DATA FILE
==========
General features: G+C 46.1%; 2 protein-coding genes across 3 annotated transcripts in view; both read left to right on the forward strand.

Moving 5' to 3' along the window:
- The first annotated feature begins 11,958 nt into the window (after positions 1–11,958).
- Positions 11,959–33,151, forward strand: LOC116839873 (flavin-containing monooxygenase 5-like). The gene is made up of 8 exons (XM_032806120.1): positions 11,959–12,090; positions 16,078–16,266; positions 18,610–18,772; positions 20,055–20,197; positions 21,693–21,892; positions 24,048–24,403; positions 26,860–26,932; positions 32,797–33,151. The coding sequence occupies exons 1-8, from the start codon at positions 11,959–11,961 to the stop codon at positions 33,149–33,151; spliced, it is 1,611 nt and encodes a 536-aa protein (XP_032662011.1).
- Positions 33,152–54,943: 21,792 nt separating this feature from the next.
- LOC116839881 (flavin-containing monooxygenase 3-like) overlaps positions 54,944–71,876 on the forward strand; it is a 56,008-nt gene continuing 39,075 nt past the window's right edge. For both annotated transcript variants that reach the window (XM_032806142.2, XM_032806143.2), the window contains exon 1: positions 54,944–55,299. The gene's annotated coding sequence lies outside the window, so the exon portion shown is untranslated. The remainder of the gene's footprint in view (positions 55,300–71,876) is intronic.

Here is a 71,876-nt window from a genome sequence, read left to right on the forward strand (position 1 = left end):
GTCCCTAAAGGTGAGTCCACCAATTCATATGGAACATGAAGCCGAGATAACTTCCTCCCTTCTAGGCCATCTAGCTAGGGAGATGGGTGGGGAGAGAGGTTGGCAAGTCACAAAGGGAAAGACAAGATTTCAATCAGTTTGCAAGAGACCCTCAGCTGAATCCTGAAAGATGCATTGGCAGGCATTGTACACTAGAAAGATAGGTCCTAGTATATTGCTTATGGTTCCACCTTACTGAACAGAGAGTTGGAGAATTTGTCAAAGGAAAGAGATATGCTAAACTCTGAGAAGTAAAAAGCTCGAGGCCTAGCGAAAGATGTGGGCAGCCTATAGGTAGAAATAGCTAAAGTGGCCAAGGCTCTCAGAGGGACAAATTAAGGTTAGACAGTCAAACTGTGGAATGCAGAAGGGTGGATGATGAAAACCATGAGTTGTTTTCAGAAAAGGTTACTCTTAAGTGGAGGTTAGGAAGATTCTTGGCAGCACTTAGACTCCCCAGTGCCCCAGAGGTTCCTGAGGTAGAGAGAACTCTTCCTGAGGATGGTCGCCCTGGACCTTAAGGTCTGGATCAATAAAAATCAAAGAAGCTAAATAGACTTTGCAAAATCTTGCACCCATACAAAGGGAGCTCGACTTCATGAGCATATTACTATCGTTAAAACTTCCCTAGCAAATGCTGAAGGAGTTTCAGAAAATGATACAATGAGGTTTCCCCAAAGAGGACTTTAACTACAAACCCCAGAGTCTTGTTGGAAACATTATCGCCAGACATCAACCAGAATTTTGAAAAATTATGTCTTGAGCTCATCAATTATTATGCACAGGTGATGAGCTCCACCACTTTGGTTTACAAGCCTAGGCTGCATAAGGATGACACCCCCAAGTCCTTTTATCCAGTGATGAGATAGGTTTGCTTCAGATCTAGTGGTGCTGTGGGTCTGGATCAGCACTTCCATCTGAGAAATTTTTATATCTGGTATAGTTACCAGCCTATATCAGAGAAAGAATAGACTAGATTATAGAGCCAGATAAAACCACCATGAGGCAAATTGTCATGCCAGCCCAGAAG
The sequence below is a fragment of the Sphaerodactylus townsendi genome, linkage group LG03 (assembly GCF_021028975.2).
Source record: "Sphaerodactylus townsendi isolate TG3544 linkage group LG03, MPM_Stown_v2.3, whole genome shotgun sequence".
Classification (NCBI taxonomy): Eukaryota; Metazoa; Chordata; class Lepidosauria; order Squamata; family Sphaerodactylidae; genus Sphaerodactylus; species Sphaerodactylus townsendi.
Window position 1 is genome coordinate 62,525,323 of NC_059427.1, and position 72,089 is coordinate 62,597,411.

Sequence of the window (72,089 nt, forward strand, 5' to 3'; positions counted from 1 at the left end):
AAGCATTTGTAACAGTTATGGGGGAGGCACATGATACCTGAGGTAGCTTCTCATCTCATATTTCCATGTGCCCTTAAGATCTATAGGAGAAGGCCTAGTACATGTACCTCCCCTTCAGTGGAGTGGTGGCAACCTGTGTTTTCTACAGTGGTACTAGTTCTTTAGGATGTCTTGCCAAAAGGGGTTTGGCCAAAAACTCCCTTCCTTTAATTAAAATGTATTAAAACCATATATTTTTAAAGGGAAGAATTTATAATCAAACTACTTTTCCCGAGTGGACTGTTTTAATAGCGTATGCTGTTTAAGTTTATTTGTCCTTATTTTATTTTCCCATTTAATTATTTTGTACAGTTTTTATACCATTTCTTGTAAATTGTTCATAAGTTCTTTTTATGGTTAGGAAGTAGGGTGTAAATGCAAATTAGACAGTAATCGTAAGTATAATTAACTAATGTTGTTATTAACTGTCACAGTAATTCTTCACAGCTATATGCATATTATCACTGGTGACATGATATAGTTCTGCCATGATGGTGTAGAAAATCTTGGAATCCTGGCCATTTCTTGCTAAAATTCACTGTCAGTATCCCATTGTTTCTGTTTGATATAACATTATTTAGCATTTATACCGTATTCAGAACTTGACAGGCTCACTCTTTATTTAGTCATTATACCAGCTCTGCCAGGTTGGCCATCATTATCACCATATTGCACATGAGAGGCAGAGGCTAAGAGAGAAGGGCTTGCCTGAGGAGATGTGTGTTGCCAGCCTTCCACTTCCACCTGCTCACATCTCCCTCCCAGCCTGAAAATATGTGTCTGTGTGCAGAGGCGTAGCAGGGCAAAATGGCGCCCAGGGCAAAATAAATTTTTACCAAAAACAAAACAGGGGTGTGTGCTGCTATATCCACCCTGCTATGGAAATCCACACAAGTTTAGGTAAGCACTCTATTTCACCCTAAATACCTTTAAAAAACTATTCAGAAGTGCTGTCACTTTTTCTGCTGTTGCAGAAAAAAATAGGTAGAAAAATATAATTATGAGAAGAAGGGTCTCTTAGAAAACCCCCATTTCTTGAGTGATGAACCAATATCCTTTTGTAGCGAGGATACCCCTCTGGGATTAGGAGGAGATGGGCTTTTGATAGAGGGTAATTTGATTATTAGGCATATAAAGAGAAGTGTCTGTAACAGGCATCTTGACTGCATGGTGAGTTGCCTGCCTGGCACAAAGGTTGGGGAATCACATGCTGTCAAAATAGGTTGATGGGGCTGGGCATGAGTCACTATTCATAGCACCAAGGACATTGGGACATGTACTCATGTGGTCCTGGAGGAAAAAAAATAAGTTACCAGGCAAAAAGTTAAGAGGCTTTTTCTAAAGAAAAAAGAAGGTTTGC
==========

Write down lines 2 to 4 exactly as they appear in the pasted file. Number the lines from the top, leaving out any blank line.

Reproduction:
Moving 5' to 3' along the window:
- The first annotated feature begins 11,958 nt into the window (after positions 1–11,958).
- Positions 11,959–33,151, forward strand: LOC116839873 (flavin-containing monooxygenase 5-like). The gene is made up of 8 exons (XM_032806120.1): positions 11,959–12,090; positions 16,078–16,266; positions 18,610–18,772; positions 20,055–20,197; positions 21,693–21,892; positions 24,048–24,403; positions 26,860–26,932; positions 32,797–33,151. The coding sequence occupies exons 1-8, from the start codon at positions 11,959–11,961 to the stop codon at positions 33,149–33,151; spliced, it is 1,611 nt and encodes a 536-aa protein (XP_032662011.1).